Andrew McMahon, New Politics, and The Griswolds Bring Wild Fun To Philly

Photography by Wakana NarisakoAM3

The Wilderness Politics Tour at The Fillmore on Saturday night was a wild ride. With excitement such as bands crashing other bands’ sets with outrageous stunts, New Politics’ David Boyd’s crazy dance moves, and Andrew McMahon’s smoking fish bowl on a grassy piano, everything was a spectacle to the eyes and ears. The last show of their tour ended with a spectacular bang with flawless performances and goofy, entertaining musical bonding between performers.

Australian rockers The Griswolds performed a short set following Brooklyn girl Lolo. Their set included tracks off their latest album Be Impressive, like “Right On Track” and “16 Years,” and also some older ones like “Mississippi.” They switched it up with an intimate cover of Vance Joy‘s “Riptide” that had many fans singing along. As they wrapped up their set with crowd-favorite “Heart of a Lion,” members of New Politics in towels wielding bath toys and Lolo crashed the stage for a silly, fun time.


The Griswolds perform at The Fillmore Philadelphia

David Boyd of New Politics took the stage holding a big, red flag with a power stance. The crowd roared for the band as Soren Hansen fired up his guitar for “Everywhere I Go (Kings and Queens).” Almost exactly a year ago, New Politics sold out the TLA, and this time showed off more of their new tracks off their latest album Vikings. For “Girl Crush,” Andrew McMahon joined New Politics to the joy of all the fans who were crushing on him hard. During “Stardust,” Lolo joined the stage for a perfect mashup of Haddaway‘s “What Is Love.” Surprise collaborations like these made the the show highly entertaining.


David Boyd’s dance moves were on point as usual as he propelled his long legs over and around himself across the stage. New Politics ended strongly on their popular hits “Yeah Yeah Yeah” and “Harlem.”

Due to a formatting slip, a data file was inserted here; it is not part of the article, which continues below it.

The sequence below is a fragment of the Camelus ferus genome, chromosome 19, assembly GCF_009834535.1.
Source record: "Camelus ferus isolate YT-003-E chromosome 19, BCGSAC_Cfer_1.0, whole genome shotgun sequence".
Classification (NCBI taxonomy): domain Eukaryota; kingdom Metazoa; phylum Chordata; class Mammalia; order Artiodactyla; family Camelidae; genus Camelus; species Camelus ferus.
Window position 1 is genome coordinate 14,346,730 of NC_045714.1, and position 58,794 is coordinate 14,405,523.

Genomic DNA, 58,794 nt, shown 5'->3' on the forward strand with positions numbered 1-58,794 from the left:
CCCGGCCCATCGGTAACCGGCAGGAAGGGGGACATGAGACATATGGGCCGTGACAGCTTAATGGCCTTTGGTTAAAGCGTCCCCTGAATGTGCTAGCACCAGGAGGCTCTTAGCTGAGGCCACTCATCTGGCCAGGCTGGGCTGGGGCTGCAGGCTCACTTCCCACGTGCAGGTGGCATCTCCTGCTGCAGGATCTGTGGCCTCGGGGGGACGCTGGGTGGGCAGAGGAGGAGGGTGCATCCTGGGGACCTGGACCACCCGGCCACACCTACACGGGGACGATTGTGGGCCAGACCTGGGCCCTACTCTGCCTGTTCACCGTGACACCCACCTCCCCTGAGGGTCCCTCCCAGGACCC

New Politics perform at The Fillmore Philadelphia

Following New Politics’ antics, it was time for Andrew McMahon in the Wilderness as the stage lit up the brightest it had been all night. It was so bright and warm it felt like daylight. The speakers and his piano were covered in grass and a lone fishbowl sat on top of the piano. The environment suddenly became less like a rock venue and more earthly and subdued. Andrew McMahon came on the stage with his band and took a seat at the piano to start with “Rainy Girl.” The emotional song combined with the warm glow was enlightening and passionate as he smiled and nodded with the audience.


Andrew McMahon in The Wilderness perform at The Fillmore Philadelphia

Jack’s Mannequin songs were not forgotten as Andrew McMahon got down from the stage and ran into the photo pit and through the walkway that was made right down the center of the floor during “Dark Blue.” “The Mixed Tape” also from his Jack’s Mannequin days followed. They also touched on some tracks from his early band Something Corporate, including “Punk Rock Princess.” It only showed that Andrew McMahon gets better with age and that he still can rock it like he’s a teenager with a punk hair cut.

Andrew McMahon in the Wilderness closed out their set with their most recent hit “Cecilia And The Satellite.” Phones were out to make sparkles in the venue as fans belted one more time with Andrew McMahon. The Wilderness Politics Tour was memorable and unique, with the bond between the bands and their personalities shining through. If you missed Andrew McMahon this time around, he’ll be coming back for more Philly love as he performs a Jack’s Mannequin reunion show on January 30th at the Electric Factory, and then the Radio 104.5 Winter Jam the very next day.

Check out all the photos from the show below! What was your favorite part? Tell us in the comments below!

This slideshow requires JavaScript.

1 Comment

  1. Bryana Natale

    December 2, 2015 at 11:52 am

    Heard this show was wild! Saw crazy, cool pic of Andrew McMahon crowd-surfing to the bar lol

Leave a Reply

Your email address will not be published. Required fields are marked *

This site uses Akismet to reduce spam. Learn how your comment data is processed.